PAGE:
The amount of pocket money to give your kids
PARENTS are being more generous by dishing out larger amounts of pocket money to their children.
And once children earn their cash, many are choosing to save it.
Mother-of-three Christy Jones, 49, ensures her three sons do their bit before handing over $7 per week to each child digitally.
"They get money for doing their daily chores including making their bed, setting the table and helping with the washing," she said.
"Sometimes we'll be out at the shops and they will want to buy Pokemon cards and we'll look at their app online to see if they have enough money."
The trio use the RoosterMoney app which tracks their pocket money and completed chores digitally.
Mrs Jones said this made it easier to monitor than handing over cash, which she rarely carried.
RoosterMoney's latest research of 8600 Australian four to 14-year-olds found 70 per cent of parents gave their child a regular allowance last year.
The average amount handed over was $10.25 a week, up 12 per cent.
And the average amount saved is 44 per cent of pocket money received.
The most lucrative chores include mowing the lawn, washing the car and washing windows.
Tribeca Financial chief executive officer Ryan Watson said there was no correct amount of pocket money to give kids.
"Depending on the child's age, starting pocket money at $5 per week is a sensible place - not too little, but not too much," he said.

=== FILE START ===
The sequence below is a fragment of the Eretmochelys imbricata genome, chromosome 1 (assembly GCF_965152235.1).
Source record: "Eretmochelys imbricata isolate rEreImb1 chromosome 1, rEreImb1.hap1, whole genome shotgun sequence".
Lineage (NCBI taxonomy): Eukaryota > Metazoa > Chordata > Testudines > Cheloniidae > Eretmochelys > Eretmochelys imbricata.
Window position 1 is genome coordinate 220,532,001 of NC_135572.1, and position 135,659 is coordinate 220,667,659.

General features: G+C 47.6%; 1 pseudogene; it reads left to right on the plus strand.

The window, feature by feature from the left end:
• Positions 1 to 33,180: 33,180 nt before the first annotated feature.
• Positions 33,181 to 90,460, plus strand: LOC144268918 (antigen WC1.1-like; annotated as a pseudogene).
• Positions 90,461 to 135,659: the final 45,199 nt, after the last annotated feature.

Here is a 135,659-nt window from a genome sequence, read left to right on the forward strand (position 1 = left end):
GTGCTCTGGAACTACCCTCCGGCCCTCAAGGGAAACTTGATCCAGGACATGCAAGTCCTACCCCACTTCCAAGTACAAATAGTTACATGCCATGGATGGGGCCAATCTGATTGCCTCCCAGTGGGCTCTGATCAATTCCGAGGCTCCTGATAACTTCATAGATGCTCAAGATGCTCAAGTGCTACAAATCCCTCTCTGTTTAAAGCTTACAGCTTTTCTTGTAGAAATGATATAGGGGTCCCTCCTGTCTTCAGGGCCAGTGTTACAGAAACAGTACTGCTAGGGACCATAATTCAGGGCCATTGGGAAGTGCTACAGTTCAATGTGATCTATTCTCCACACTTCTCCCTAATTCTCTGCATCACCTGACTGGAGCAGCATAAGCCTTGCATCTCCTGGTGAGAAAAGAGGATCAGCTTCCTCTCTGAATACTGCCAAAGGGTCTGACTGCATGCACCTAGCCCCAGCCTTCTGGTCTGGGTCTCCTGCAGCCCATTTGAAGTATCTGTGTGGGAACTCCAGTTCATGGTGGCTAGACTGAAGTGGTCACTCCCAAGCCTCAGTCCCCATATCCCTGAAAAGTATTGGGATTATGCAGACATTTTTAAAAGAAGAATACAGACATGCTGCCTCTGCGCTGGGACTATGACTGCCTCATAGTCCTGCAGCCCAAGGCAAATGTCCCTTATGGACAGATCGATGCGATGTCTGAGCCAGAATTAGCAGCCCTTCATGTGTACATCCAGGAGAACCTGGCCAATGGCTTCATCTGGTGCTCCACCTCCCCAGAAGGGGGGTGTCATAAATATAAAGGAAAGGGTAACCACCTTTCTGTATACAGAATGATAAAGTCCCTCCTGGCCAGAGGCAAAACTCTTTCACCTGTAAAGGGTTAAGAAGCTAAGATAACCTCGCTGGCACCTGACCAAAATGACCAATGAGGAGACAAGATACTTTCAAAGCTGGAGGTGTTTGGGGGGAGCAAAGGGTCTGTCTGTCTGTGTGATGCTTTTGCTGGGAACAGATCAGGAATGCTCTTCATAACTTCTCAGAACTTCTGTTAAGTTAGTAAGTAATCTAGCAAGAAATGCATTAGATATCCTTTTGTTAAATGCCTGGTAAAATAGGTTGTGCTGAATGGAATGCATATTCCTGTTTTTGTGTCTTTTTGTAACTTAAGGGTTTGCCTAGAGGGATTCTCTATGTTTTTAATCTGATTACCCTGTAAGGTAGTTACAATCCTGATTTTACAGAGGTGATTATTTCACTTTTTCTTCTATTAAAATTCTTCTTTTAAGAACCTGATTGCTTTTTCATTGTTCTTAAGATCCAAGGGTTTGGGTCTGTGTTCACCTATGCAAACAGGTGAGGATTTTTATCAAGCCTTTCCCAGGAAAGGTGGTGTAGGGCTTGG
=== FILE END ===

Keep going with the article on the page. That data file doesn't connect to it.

"Where possible, giving kids physical pocket money will give them a better foundation for understanding money. Kids find it a lot harder to spend physical money and seem to make better financial decisions."
The research found the main things kids spent money on included lollies, books and magazines, presents, Lego, online games Roblox and Fortnite, PlayStationsand apps.
RoosterMoney chief executive officer Will Carmichael said a regular pocket money allowance was important.
"You need to tell them they need to be a good citizen and do their chores weekly, fortnightly or monthly to get their pocket money allowance," he said.
"They need to do certain jobs around the house, and then encourage them to set a goal to save towards something."
Mr Carmichael said this way children knew money was coming, which allowed them to set goals and start thinking about something bigger to save towards.
"That gives them focus and empowers them," he said.
"Then let them make some decisions. You can guide them."